I wrote about grieving and loss of relationships yesterday. Today I have a loss that I want to write about. The loss is the death of Margaret Gray Johnson or as I affectionately called her, "Miss Margaret".
Miss Margaret came to work as a housekeeper here about 12 years ago. My wife and I talked about spending every Saturday cleaning and how it would be good to have someone come in and do it. There's where Miss Margaret came into our lives.
She lived on the island and owned the Baby Grand, one of the few juke joints around. She was a wonderful lady in the truest sense of the word. When she came in, she brightened up everything.
I never felt completely at ease with the idea that she was an African-American woman who cleaned for us. At first it was done to ease my conscience, so I would fix a great lunch for Miss Margaret and then sit down with her at the table and just talk. It wasn't long before I looked forward to those meals together because of our friendship. My wife would generally have to tell her several times that lunch was ready because when Miss Margaret got started with cleaning, she didn't want to stop.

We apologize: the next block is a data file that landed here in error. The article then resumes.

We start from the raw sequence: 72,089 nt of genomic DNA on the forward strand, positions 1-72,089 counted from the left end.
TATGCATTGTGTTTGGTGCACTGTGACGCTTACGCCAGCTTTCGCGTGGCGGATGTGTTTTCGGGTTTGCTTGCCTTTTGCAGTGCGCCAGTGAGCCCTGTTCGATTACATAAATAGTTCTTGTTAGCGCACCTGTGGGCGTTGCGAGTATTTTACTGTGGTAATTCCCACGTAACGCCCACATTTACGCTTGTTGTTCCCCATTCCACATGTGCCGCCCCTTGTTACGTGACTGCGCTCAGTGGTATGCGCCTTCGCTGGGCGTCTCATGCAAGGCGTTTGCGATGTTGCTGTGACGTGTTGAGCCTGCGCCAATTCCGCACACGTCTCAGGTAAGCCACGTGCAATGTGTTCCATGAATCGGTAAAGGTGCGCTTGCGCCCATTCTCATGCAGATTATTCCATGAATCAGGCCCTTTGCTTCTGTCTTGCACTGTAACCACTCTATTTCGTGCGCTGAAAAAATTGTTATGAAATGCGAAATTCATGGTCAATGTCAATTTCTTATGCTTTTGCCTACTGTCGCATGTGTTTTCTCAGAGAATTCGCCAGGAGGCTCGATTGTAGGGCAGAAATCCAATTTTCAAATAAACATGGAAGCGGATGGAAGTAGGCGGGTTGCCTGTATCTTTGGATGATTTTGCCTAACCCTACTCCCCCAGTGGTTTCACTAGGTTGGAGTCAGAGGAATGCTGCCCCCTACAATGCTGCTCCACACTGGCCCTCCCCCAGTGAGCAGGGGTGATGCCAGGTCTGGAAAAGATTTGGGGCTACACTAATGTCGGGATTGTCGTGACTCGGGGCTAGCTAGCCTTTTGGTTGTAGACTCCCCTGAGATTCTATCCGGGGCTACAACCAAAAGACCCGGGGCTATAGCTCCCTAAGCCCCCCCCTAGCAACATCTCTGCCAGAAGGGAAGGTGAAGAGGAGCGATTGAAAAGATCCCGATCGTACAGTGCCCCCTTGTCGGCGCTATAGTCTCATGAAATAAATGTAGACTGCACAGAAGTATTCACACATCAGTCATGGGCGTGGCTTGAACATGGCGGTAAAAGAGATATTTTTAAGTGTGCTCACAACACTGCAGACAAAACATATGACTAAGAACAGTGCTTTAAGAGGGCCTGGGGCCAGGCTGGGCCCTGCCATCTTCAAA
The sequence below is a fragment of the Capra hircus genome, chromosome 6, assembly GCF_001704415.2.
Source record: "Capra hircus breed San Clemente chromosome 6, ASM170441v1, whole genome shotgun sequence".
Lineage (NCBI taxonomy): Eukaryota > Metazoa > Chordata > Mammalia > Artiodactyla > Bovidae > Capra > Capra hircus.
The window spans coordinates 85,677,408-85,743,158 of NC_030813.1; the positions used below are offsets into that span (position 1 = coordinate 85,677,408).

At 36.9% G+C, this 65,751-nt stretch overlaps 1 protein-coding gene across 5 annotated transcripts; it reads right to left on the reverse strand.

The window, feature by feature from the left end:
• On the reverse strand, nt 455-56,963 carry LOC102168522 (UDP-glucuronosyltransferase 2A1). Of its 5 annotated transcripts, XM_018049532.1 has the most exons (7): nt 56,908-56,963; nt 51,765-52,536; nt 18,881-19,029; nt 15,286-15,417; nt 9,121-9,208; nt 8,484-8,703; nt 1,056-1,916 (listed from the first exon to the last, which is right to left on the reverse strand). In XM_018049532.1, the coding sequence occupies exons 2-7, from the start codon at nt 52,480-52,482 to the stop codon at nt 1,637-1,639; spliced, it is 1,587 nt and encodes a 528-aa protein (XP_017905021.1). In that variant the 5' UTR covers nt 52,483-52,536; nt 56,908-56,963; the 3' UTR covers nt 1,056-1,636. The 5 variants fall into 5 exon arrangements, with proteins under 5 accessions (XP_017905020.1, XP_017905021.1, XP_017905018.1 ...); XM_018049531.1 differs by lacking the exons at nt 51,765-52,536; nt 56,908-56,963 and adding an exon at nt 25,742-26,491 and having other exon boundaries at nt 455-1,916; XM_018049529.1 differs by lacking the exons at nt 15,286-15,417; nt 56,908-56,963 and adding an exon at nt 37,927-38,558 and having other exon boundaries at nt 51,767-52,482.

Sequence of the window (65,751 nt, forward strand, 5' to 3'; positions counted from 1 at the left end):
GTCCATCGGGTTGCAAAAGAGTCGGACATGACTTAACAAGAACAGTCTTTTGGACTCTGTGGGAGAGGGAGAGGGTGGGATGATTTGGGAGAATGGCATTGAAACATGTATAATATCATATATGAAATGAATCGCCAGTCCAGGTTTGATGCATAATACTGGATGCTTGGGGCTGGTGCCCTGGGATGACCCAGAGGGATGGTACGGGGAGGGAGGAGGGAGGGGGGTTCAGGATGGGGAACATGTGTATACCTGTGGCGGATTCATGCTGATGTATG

I think that Miss Margaret enjoyed life, even with it's hardships. She worked hard at what she did and took pride in the fact that she did a good job and people respected her. She lost her beloved daughter Ruby to breast cancer. Ruby had a bad time with the disease and it finally took her. I went to the funeral and know how hard it was for Miss Margaret to lose her child.
After she retired, I continued to visit with her on holidays, sitting in her kitchen and smelling the food cooking on the stove. She always cooked for more than just her family. I'd take her cakes, a ham and cookies or something special for Christmas. The last time I saw her was this past Christmas. She was happy to see me, even though her health had gone down. She was hooked up to oxygen because of emphysema and had high blood pressure. She talked about maybe coming back to work. I told her that she could come visit anytime that she wanted but that I thought she had earned her retirement.
I know that Miss Margaret wouldn't want anyone to be sad but would want everyone who knew her to rejoice in her life and celebrate it. I'm doing that even as my eyes tear up. Till you're better paid, Miss Margaret.